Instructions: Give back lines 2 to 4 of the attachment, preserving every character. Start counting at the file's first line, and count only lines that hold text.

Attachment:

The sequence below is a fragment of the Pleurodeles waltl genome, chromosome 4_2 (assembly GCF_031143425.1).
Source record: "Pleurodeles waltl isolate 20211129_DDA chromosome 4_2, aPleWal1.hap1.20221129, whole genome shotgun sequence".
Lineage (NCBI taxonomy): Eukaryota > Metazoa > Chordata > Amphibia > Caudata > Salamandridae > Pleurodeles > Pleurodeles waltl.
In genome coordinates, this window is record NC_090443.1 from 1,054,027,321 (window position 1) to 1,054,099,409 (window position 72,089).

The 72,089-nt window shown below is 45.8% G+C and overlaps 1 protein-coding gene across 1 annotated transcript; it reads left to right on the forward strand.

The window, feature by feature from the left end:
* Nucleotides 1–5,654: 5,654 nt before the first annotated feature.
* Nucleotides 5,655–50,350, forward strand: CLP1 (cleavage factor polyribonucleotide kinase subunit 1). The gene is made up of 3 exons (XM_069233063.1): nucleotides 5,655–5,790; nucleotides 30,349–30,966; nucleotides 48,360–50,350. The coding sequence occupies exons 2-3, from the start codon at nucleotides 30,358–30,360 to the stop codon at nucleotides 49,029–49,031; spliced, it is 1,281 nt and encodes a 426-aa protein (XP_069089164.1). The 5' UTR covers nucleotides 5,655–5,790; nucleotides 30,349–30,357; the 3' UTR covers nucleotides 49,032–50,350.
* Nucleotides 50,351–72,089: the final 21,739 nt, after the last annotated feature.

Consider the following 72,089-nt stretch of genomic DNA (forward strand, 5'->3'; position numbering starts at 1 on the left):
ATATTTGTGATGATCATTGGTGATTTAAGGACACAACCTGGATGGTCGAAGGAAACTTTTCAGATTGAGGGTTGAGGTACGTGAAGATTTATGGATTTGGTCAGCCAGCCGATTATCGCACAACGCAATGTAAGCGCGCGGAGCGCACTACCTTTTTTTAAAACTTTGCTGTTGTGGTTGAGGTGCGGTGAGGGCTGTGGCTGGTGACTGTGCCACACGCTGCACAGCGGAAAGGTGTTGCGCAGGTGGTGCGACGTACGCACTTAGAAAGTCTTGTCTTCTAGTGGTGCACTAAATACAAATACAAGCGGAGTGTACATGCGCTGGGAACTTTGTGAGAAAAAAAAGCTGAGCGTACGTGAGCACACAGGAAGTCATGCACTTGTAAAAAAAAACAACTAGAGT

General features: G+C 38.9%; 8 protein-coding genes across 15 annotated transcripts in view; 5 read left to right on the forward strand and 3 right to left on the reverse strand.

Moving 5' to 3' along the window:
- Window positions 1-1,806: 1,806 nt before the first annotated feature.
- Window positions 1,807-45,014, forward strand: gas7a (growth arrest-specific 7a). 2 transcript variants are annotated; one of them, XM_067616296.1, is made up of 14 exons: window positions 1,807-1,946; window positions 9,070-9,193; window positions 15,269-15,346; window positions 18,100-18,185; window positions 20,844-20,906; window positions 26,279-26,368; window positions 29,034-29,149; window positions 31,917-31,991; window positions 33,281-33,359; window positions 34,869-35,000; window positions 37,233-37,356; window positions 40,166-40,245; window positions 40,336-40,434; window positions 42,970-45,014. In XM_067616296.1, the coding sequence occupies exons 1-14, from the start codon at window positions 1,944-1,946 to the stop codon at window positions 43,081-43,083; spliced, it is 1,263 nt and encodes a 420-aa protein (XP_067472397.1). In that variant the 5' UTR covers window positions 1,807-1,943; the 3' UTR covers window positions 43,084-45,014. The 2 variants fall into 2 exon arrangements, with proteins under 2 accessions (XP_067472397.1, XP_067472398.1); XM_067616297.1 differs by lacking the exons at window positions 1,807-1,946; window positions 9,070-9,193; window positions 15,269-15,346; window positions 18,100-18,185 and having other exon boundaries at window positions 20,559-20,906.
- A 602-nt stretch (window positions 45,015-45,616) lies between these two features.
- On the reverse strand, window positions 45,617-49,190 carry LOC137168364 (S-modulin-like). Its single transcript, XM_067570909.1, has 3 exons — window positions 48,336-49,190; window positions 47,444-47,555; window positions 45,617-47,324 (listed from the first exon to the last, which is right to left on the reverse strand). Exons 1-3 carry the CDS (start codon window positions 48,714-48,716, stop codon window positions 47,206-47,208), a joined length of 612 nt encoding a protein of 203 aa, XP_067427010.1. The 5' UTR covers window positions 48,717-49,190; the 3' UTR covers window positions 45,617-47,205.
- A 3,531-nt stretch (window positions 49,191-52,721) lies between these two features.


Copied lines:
Source record: "Pleurodeles waltl isolate 20211129_DDA chromosome 4_2, aPleWal1.hap1.20221129, whole genome shotgun sequence".
Lineage (NCBI taxonomy): Eukaryota > Metazoa > Chordata > Amphibia > Caudata > Salamandridae > Pleurodeles > Pleurodeles waltl.
In genome coordinates, this window is record NC_090443.1 from 1,054,027,321 (window position 1) to 1,054,099,409 (window position 72,089).